The only clue we have as to this markup’s purpose is aria-label. The classes seem to be random strings of text. Upon further investigation, though, they’re not random; they’re the same in each page load. They are dependable, which just means that Google must be running the stylesheet and markup through some sort of obfuscator before rendering. I just need to map the classes out in my override stylesheet to the appropriate styles.
It’s somewhat handy that I moved all my CSS to being generated by Sass, so I can have my styles commented in the dev version. The stylesheet loaded by the extension is compiled without comments and minified.
In my efforts, I ran into a Sass bug. But before I get into that, let me back up. In order to get the note content to take up the full height, I did this:
Simple enough, right? Right. Except there’s a problem: the toolbar was being pushed out of view by the note content, which was taking up the entire page. 100%, of course.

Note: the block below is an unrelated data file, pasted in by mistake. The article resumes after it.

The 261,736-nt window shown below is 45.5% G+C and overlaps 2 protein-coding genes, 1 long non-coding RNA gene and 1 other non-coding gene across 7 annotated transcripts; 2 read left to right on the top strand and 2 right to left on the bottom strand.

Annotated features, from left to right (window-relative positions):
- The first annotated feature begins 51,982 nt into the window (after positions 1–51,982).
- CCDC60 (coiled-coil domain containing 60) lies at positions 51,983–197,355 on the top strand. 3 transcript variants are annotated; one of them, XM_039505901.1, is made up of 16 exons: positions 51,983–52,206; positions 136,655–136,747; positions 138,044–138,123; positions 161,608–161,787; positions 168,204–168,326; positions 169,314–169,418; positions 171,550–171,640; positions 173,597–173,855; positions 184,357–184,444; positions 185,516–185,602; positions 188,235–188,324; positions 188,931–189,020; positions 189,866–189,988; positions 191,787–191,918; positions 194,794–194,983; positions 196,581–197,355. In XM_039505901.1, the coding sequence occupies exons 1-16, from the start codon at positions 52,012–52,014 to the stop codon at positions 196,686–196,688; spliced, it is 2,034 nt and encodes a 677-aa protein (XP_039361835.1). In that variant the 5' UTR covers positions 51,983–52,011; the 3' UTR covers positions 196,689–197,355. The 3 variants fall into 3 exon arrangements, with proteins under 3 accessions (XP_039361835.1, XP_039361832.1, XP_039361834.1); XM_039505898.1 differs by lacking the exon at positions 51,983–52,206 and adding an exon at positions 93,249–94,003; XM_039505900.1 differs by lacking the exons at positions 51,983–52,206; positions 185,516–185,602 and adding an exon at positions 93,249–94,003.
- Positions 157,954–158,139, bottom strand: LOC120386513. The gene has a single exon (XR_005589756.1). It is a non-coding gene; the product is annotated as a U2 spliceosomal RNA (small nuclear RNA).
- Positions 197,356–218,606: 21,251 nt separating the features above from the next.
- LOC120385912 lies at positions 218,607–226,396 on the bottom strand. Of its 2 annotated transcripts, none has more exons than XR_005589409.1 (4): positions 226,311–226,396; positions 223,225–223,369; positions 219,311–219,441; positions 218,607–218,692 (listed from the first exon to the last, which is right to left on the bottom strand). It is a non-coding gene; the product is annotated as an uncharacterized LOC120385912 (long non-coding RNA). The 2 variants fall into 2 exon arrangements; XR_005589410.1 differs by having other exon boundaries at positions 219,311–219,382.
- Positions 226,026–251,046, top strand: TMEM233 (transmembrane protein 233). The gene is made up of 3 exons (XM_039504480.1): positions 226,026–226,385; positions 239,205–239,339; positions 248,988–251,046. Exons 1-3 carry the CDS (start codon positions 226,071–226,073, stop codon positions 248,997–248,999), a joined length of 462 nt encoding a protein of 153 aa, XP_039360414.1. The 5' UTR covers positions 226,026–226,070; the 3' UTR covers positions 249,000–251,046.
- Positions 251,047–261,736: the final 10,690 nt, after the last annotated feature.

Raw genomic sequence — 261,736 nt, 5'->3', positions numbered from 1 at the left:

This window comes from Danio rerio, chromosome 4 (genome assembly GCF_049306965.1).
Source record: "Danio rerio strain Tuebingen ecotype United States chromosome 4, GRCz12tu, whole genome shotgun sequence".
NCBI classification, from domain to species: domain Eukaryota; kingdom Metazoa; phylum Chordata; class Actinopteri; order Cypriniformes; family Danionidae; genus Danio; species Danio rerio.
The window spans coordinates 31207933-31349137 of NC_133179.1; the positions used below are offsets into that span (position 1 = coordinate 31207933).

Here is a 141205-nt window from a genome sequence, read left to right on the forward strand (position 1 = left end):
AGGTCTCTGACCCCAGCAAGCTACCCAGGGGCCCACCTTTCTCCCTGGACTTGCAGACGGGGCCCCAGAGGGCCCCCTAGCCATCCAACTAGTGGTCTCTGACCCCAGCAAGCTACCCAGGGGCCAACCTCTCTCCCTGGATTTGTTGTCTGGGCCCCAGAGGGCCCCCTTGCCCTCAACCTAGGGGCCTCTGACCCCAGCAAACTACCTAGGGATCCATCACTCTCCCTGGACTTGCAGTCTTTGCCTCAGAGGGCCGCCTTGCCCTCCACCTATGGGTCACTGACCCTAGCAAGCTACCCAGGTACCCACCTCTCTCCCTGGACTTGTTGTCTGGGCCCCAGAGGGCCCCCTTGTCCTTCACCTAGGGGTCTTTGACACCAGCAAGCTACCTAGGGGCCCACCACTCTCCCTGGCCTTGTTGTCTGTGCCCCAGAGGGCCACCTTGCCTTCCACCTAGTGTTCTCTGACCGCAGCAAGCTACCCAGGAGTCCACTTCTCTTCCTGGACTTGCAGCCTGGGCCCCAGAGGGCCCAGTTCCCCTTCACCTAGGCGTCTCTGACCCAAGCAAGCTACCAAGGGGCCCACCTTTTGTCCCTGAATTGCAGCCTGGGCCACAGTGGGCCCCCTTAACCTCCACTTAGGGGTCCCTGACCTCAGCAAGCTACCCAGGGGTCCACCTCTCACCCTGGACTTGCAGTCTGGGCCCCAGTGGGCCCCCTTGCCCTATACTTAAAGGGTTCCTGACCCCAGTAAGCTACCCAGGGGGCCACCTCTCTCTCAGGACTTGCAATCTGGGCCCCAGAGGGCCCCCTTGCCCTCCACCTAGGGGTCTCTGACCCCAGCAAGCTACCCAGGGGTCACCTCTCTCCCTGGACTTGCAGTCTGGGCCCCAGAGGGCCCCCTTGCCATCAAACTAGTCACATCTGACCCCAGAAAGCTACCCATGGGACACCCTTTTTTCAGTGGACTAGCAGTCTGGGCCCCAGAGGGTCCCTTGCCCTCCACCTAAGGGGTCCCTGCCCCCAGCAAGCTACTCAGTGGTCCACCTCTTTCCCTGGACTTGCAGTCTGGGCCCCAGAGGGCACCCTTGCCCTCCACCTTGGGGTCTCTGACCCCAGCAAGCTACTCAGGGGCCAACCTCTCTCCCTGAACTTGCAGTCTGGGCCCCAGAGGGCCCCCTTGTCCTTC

From what I can tell, the toolbar is always the same height. So I set that height to an appropriately named variable (an advantage of Sass ftw). I opted for this, instead of defining the value in the class itself, so I can come back to it and I’ll know what that value is for. (You know I won’t remember six months from now.)
Using that, I set the height using the CSS function calc(). This is a CSS function, not a Sass function, so it will result in a dynamic value as the window gets resized.
Except it doesn’t work. Why doesn’t it work? I know that Chrome supports calc() (and this is the reason I don’t have a fallback defined, this being in a Chrome extension). Using the value outright, instead of coming from a variable, works just fine.